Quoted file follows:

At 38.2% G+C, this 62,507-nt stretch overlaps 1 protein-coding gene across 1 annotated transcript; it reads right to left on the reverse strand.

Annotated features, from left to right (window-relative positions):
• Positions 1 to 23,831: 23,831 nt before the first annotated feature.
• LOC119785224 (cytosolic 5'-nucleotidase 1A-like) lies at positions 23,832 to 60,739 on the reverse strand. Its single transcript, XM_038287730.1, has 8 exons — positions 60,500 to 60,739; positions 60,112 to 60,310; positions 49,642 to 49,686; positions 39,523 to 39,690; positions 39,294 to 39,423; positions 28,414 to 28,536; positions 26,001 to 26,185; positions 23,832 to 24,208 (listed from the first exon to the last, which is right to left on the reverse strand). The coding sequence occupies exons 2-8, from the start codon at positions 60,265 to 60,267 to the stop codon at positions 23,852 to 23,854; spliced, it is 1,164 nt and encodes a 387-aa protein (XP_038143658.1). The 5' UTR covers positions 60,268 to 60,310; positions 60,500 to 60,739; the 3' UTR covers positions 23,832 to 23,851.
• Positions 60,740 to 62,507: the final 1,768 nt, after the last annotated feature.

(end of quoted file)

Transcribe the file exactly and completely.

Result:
At 38.2% G+C, this 62,507-nt stretch overlaps 1 protein-coding gene across 1 annotated transcript; it reads right to left on the reverse strand.

Annotated features, from left to right (window-relative positions):
• Positions 1 to 23,831: 23,831 nt before the first annotated feature.
• LOC119785224 (cytosolic 5'-nucleotidase 1A-like) lies at positions 23,832 to 60,739 on the reverse strand. Its single transcript, XM_038287730.1, has 8 exons — positions 60,500 to 60,739; positions 60,112 to 60,310; positions 49,642 to 49,686; positions 39,523 to 39,690; positions 39,294 to 39,423; positions 28,414 to 28,536; positions 26,001 to 26,185; positions 23,832 to 24,208 (listed from the first exon to the last, which is right to left on the reverse strand). The coding sequence occupies exons 2-8, from the start codon at positions 60,265 to 60,267 to the stop codon at positions 23,852 to 23,854; spliced, it is 1,164 nt and encodes a 387-aa protein (XP_038143658.1). The 5' UTR covers positions 60,268 to 60,310; positions 60,500 to 60,739; the 3' UTR covers positions 23,832 to 23,851.
• Positions 60,740 to 62,507: the final 1,768 nt, after the last annotated feature.